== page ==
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Tip ‘o The Karacul for Karzai

Jun
22
2006

If there’s been any good to come from our War on Terror, it’s the revelation of Hamid Karzai’s snappy chapeau.
Described by the BBC as “Well educated, Westernised and stylish,” President Karzai’s ubiquitous woolen karacul is doing for Afghani haberdashery what Harry S Truman’s ever-present Homberg did for American hatmakers in the 1940s.
Every time I see Karzai’s cap, I grow a little envious. I’d like to be able to pull off wearing a hat – a dress hat – without looking ridiculous, or without adopting a lid as an obvious affectation. Karzai’s employment of the karacul is elegant. He knows how to shop his wares before the international community, proudly displaying a piece of his country’s unique culture, and not leave his counterparts snickering.
Guys like Libya’s ornately berobed Colonel Muammar Gaddafi, and North Korea’s ridiculously bouffanted Kim Jong Il could take a page from Karzai’s book of fashion.
Like most guys, I wear a ball cap occasionally. If I’m poking around the yard riding my Craftsman lawn tractor, I use my Thomas & Thomas low-profile to keep the Sun off my face, but not interfere with wearing ear protection and my iPod earbuds.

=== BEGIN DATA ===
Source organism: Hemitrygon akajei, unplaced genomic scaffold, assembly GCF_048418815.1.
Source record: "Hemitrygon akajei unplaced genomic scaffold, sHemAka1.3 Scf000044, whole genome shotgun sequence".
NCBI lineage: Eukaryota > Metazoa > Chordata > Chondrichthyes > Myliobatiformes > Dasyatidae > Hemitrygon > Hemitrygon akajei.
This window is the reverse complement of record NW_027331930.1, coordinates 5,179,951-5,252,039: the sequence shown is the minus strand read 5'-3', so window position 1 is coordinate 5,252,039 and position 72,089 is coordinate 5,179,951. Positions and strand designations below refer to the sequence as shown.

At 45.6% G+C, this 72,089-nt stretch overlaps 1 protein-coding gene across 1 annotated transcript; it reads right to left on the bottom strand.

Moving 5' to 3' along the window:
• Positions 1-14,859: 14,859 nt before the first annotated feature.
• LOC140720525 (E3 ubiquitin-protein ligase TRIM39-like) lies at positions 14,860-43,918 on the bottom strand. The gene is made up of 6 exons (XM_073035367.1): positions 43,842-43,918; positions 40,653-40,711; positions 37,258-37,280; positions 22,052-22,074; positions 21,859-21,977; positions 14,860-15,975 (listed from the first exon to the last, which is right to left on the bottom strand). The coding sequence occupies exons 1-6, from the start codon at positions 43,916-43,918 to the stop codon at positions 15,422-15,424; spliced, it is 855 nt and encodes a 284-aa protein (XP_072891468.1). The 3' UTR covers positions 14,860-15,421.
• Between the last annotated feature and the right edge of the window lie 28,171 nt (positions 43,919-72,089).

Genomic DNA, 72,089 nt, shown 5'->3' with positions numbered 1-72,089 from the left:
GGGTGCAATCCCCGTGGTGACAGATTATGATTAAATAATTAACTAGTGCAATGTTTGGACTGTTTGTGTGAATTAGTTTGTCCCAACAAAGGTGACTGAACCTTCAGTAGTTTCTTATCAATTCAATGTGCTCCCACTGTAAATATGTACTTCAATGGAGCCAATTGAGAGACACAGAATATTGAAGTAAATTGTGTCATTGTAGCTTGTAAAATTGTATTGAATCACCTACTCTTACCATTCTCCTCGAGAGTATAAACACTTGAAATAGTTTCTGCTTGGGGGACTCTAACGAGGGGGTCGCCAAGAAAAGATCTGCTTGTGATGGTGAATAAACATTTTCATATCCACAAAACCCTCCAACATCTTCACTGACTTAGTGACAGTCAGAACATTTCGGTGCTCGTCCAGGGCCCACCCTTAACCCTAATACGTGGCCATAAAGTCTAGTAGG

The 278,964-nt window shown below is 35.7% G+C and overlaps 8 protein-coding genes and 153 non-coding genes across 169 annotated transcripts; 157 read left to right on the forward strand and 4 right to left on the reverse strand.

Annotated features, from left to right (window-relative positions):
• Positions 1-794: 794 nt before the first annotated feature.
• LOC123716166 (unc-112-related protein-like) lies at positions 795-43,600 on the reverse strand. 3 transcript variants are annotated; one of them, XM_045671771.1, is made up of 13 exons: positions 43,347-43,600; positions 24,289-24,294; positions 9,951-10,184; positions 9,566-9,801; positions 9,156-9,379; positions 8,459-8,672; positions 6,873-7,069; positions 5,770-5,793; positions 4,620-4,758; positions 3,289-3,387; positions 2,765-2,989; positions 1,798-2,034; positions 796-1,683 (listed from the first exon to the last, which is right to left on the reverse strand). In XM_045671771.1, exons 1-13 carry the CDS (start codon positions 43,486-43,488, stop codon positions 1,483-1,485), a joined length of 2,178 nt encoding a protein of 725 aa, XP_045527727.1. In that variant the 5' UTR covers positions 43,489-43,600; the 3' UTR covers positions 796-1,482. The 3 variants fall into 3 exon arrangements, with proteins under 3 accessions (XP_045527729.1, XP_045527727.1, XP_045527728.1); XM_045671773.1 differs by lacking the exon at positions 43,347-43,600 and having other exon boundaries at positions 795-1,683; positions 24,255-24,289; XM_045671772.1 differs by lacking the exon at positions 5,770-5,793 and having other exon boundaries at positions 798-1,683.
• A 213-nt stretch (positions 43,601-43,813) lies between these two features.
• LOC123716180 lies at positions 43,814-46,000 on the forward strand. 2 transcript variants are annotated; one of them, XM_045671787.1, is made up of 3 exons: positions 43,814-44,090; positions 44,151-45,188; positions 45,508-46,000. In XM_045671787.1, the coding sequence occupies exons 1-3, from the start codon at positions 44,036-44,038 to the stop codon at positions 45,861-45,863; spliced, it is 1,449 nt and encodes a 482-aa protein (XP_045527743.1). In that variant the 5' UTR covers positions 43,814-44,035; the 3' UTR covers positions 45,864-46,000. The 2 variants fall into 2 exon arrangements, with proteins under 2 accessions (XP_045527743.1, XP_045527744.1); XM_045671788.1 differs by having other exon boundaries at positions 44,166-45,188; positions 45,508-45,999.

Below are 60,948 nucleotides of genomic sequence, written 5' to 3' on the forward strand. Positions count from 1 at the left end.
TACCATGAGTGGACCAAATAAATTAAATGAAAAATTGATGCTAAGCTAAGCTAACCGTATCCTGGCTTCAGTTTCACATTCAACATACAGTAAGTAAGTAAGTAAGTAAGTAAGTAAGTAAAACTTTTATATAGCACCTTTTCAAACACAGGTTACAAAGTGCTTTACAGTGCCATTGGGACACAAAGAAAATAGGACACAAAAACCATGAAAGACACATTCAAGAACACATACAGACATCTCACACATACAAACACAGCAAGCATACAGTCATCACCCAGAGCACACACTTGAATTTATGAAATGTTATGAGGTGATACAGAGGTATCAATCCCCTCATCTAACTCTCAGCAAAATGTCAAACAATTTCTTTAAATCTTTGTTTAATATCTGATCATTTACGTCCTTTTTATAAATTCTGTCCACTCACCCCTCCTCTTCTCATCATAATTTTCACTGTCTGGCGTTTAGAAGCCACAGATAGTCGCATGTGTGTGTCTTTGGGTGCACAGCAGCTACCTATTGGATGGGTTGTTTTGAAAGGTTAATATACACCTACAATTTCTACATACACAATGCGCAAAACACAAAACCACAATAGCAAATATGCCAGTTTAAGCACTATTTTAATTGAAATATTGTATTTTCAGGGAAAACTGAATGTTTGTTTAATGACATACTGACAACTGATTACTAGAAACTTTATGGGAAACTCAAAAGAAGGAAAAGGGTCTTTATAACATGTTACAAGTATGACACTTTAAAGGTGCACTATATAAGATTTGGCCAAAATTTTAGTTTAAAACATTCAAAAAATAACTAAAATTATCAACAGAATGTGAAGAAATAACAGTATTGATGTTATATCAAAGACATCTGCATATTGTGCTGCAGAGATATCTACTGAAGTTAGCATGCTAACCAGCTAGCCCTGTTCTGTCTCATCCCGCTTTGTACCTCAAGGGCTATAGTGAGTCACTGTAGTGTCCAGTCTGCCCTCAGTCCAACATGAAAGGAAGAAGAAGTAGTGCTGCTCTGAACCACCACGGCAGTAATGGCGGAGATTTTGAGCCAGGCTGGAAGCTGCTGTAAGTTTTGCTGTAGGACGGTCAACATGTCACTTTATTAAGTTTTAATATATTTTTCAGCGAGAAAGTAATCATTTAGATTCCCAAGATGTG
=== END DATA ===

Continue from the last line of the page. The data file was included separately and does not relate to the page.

When I’m fishing, I’ll either wear the T&T cap, or a goofy-looking bucket that seems to provide me with a little more shade. I can’t be bothered to wear sunscreen, so my wife thought the bucket had might help stave off the onset of skin cancer, which is prevalent in my family.
As a kid, I owned a gigantic, yellow foam cowboy hat. They were popular in the late ‘70s/early ‘80s, when foam novelty technology seemed to reach its apex, but even at a time when the denim suit was all the rage, you’d not get away with an oversized foam hat in polite company.
Once, I even owned a novelty yarmulke that I bought in Jerusalem during an Israeli port call while cruising the Mediterranean on board the USS Coral Sea. It had red and white panels and was emblazoned with an ornate cross and the inscription “Holy Land.”
But I digress.
Karzai gives me hope that there may come a day when men can walk the streets in hats and not look out of place. It’s a comforting thought, especially when it wasn’t too long ago that Jack Abramoff’s fedora scared me off of hats almost completely. The taut raincoat didn’t help the hat’s cause.
Hats need a champion, someone who can inspire the world and touch off a hat-wearing renaissance, and Karzai’s the leading contender. The stakes are especially high for my generation, as many of us still bear the scars from one too many Saturday morning’s watching Lidsville, salved only by the presence of Charles Nelson Reilly. The appearance of a new breed of Huggy Bear-type pimp wannabees isn’t helping matters any, either, but a guy of Karzai’s international respect and stature just might do the trick.
I wonder how I’d look in a karacul?

Share  Posted by Mike Spinney at 7:36 PM | Permalink

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